The tragedy is that the LD’s are along for the ride. If we’re not careful the Big Society will have us all in a hand cart to hell.

@23 flowerpower

I’m not unaware of the background to such movement: the point is that any such volunteerism needs to be seen for what it is, and only ever can be in modern society: an adjunct, not a replacement.

It’s east to see the attraction for traditional “small government” thinkers on the right to promote such concepts, my argument is that it is much more difficult to see how they can make a meaningful difference in the large scale provision of services required in a modern society.

I have no issue with volunteerism per se. I do have an issue with using it as a fig leaf for dismantling the welfare state, keeping the masses in their place, and allowing the relatively wealthy minority to carry on regardless.

exactly, everywhere you go you’ll find people who do amazing work in their communities. i don’t know why people don’t get this – the whole feral youth, broken society narrative disguises a lot of great work.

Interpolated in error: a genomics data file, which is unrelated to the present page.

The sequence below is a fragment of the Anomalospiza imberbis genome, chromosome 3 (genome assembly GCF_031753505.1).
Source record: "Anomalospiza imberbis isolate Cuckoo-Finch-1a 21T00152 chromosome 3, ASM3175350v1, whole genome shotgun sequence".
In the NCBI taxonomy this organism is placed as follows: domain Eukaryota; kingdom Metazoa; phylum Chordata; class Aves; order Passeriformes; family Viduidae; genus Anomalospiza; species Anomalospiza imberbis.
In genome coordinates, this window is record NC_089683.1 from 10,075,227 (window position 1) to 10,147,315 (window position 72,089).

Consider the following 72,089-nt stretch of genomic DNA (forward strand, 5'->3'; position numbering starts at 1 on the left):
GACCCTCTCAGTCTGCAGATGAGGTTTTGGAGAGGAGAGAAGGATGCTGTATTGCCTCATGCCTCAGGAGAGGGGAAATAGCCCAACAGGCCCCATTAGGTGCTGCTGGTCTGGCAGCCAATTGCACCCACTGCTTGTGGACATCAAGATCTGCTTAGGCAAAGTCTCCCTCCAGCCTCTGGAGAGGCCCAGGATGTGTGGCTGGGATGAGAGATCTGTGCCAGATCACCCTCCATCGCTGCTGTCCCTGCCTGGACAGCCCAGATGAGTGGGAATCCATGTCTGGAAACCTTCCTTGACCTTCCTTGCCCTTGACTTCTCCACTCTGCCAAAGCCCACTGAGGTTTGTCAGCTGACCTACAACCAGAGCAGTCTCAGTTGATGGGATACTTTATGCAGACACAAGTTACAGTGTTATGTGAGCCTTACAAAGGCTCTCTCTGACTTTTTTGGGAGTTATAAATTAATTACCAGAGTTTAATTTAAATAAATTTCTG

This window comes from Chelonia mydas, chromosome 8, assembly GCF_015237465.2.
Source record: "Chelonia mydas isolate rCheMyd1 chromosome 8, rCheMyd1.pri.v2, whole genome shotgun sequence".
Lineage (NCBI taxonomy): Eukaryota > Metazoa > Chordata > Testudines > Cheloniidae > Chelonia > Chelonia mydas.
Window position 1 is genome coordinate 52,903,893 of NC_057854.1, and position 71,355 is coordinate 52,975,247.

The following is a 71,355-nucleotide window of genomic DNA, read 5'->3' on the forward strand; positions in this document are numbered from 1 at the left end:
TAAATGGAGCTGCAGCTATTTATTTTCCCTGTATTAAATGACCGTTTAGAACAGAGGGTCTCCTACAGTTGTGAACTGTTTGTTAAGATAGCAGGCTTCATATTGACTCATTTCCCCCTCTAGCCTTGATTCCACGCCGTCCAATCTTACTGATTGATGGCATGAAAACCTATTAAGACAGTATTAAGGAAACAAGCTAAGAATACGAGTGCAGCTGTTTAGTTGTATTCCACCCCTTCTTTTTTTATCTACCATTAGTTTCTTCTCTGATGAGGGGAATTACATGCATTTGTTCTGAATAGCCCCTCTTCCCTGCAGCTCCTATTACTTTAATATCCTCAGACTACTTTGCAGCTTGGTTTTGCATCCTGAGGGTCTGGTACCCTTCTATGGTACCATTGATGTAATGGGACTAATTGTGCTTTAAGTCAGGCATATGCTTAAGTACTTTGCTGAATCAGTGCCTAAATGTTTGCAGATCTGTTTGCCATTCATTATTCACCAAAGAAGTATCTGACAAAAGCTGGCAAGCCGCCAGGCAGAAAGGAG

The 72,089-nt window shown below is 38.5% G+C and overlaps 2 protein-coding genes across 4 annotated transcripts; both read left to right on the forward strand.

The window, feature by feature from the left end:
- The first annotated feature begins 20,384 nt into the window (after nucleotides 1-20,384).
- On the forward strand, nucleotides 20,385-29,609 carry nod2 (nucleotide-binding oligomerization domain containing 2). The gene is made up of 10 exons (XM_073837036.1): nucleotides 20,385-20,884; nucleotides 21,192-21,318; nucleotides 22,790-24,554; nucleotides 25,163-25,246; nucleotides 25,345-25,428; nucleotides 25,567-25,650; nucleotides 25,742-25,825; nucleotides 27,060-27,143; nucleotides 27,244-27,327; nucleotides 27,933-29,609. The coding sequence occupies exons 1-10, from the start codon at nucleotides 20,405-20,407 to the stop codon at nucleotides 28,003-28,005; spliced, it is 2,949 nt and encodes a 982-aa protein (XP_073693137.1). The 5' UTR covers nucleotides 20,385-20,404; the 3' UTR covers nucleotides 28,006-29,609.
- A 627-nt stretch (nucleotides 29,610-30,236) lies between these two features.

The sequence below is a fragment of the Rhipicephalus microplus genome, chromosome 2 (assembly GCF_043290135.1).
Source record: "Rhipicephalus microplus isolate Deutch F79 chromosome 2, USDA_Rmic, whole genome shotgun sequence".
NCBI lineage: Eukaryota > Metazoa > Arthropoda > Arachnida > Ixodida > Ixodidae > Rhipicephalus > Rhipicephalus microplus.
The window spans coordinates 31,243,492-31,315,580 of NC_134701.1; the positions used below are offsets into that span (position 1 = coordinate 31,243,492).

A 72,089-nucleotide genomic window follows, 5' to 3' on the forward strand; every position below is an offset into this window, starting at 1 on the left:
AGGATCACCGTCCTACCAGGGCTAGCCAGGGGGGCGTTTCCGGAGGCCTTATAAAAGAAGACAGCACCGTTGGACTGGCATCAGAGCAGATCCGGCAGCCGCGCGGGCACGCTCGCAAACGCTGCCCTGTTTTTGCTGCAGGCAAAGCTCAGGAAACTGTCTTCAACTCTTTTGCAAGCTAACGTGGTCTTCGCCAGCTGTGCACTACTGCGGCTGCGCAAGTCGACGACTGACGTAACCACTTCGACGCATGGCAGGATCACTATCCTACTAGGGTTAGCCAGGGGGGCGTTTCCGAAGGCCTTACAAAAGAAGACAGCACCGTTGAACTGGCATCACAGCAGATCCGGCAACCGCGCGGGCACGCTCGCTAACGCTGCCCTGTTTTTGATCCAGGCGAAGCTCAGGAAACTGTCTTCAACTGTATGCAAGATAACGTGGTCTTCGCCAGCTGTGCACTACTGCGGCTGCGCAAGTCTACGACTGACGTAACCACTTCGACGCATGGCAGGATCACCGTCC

i am a volunteer (and work full time) and one of the problems we endlessly have is funding. this is the same for most volunteer run groups i know. sometimes our sister groups are lucky to get government funding that allows them to get on with their amazing work. but if this funding is cut – and if complementary public spending is cut, the volunteer section will go down the drain. and you’ll end up with only the very time and cash wealthy volunteering and a lot of people unable to continue the work they started.

We get rid of resources that belonged to all of us by selling them in unseemly way

Ah yes, those happy days when BT was a nationalised industry. OK, you may have had to wait three months for a landline, and data-lines tended not to work if it was raining, but it was ours. We’ve lost so much.